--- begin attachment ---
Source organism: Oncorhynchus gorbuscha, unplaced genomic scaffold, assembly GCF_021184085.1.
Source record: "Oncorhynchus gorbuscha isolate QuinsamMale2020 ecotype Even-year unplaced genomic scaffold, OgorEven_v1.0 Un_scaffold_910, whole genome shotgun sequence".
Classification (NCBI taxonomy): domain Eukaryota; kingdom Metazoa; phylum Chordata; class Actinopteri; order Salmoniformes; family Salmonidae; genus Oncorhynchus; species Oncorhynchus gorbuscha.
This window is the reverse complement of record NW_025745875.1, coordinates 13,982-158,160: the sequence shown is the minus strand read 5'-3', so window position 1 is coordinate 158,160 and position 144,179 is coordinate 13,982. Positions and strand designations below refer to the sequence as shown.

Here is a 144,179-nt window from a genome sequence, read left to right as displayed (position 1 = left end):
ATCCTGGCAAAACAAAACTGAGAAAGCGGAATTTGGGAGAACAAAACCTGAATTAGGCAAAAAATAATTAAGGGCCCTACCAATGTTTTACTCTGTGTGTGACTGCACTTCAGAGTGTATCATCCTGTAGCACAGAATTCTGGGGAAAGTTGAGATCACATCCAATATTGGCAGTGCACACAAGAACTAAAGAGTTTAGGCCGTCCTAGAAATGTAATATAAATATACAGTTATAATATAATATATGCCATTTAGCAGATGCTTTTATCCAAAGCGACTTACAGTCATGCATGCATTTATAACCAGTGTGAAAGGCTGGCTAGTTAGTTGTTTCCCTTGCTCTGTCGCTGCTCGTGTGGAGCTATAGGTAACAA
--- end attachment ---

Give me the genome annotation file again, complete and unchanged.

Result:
Source organism: Oncorhynchus gorbuscha, unplaced genomic scaffold, assembly GCF_021184085.1.
Source record: "Oncorhynchus gorbuscha isolate QuinsamMale2020 ecotype Even-year unplaced genomic scaffold, OgorEven_v1.0 Un_scaffold_910, whole genome shotgun sequence".
Classification (NCBI taxonomy): domain Eukaryota; kingdom Metazoa; phylum Chordata; class Actinopteri; order Salmoniformes; family Salmonidae; genus Oncorhynchus; species Oncorhynchus gorbuscha.
This window is the reverse complement of record NW_025745875.1, coordinates 13,982-158,160: the sequence shown is the minus strand read 5'-3', so window position 1 is coordinate 158,160 and position 144,179 is coordinate 13,982. Positions and strand designations below refer to the sequence as shown.

Here is a 144,179-nt window from a genome sequence, read left to right as displayed (position 1 = left end):
ATCCTGGCAAAACAAAACTGAGAAAGCGGAATTTGGGAGAACAAAACCTGAATTAGGCAAAAAATAATTAAGGGCCCTACCAATGTTTTACTCTGTGTGTGACTGCACTTCAGAGTGTATCATCCTGTAGCACAGAATTCTGGGGAAAGTTGAGATCACATCCAATATTGGCAGTGCACACAAGAACTAAAGAGTTTAGGCCGTCCTAGAAATGTAATATAAATATACAGTTATAATATAATATATGCCATTTAGCAGATGCTTTTATCCAAAGCGACTTACAGTCATGCATGCATTTATAACCAGTGTGAAAGGCTGGCTAGTTAGTTGTTTCCCTTGCTCTGTCGCTGCTCGTGTGGAGCTATAGGTAACAA